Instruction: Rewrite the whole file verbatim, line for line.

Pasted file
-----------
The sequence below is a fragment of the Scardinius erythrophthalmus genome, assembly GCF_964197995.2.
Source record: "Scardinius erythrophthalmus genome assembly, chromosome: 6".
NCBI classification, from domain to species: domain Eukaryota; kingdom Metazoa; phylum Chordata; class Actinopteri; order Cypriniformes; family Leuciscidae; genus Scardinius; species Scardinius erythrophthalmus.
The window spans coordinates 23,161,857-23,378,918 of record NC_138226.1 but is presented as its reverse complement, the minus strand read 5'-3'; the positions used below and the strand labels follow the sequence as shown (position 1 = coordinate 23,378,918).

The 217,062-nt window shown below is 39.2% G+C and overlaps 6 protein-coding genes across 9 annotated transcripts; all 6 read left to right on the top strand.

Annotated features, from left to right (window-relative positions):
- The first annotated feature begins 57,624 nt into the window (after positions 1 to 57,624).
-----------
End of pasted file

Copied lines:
The sequence below is a fragment of the Scardinius erythrophthalmus genome, assembly GCF_964197995.2.
Source record: "Scardinius erythrophthalmus genome assembly, chromosome: 6".
NCBI classification, from domain to species: domain Eukaryota; kingdom Metazoa; phylum Chordata; class Actinopteri; order Cypriniformes; family Leuciscidae; genus Scardinius; species Scardinius erythrophthalmus.
The window spans coordinates 23,161,857-23,378,918 of record NC_138226.1 but is presented as its reverse complement, the minus strand read 5'-3'; the positions used below and the strand labels follow the sequence as shown (position 1 = coordinate 23,378,918).

The 217,062-nt window shown below is 39.2% G+C and overlaps 6 protein-coding genes across 9 annotated transcripts; all 6 read left to right on the top strand.

Annotated features, from left to right (window-relative positions):
- The first annotated feature begins 57,624 nt into the window (after positions 1 to 57,624).